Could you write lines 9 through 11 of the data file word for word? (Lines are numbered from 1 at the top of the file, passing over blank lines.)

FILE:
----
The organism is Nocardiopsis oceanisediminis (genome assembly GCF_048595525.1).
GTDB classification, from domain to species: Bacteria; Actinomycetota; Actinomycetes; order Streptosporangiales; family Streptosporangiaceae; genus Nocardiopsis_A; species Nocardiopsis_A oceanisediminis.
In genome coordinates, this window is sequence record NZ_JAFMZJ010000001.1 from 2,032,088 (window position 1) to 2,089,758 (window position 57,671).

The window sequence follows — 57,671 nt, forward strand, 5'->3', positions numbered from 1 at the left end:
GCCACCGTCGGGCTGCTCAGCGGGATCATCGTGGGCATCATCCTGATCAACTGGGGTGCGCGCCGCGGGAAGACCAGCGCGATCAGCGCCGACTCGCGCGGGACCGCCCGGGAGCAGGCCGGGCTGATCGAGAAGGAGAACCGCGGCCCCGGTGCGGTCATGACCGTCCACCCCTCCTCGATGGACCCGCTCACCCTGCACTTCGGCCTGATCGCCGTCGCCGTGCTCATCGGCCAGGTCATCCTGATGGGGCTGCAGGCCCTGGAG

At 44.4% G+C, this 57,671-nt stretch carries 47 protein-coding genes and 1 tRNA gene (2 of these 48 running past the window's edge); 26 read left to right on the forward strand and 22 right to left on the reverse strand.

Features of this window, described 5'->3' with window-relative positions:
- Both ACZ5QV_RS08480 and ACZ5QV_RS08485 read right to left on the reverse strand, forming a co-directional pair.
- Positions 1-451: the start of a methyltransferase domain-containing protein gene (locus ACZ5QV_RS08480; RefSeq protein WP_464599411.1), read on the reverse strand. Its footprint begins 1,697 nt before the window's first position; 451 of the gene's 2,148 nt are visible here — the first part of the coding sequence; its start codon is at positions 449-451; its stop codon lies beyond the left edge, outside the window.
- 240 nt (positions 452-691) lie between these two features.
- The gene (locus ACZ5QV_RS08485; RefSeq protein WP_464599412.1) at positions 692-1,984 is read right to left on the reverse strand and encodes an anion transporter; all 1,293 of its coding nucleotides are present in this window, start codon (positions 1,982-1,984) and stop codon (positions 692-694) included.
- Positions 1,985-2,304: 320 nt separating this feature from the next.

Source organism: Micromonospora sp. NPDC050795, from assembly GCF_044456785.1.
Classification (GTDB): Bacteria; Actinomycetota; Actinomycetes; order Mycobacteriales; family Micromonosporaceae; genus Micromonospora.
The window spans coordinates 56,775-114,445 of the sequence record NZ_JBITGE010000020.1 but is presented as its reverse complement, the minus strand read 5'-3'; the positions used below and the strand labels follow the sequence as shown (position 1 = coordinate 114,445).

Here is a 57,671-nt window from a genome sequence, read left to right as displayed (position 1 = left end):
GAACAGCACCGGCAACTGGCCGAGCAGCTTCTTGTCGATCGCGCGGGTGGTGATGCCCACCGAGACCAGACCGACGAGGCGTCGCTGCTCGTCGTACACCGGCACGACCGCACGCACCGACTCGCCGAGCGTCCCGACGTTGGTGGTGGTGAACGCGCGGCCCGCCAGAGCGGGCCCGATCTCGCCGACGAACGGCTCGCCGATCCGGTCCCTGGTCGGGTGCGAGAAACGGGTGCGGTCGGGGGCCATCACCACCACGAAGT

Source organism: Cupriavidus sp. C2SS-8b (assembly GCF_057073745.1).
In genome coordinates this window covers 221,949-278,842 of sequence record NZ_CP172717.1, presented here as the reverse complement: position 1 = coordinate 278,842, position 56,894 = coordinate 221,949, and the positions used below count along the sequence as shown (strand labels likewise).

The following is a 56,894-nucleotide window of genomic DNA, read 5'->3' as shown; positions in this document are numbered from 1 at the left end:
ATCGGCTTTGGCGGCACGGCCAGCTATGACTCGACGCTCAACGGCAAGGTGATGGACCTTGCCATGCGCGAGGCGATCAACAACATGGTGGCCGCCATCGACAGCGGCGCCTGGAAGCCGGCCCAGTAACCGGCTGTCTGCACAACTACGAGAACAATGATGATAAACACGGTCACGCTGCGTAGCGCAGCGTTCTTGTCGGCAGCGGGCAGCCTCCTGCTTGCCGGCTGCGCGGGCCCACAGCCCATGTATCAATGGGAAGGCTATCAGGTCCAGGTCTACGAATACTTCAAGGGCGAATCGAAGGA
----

- Positions 1-451: the start of a methyltransferase domain-containing protein gene (locus ACZ5QV_RS08480; RefSeq protein WP_464599411.1), read on the reverse strand. Its footprint begins 1,697 nt before the window's first position; 451 of the gene's 2,148 nt are visible here — the first part of the coding sequence; its start codon is at positions 449-451; its stop codon lies beyond the left edge, outside the window.
- 240 nt (positions 452-691) lie between these two features.
- The gene (locus ACZ5QV_RS08485; RefSeq protein WP_464599412.1) at positions 692-1,984 is read right to left on the reverse strand and encodes an anion transporter; all 1,293 of its coding nucleotides are present in this window, start codon (positions 1,982-1,984) and stop codon (positions 692-694) included.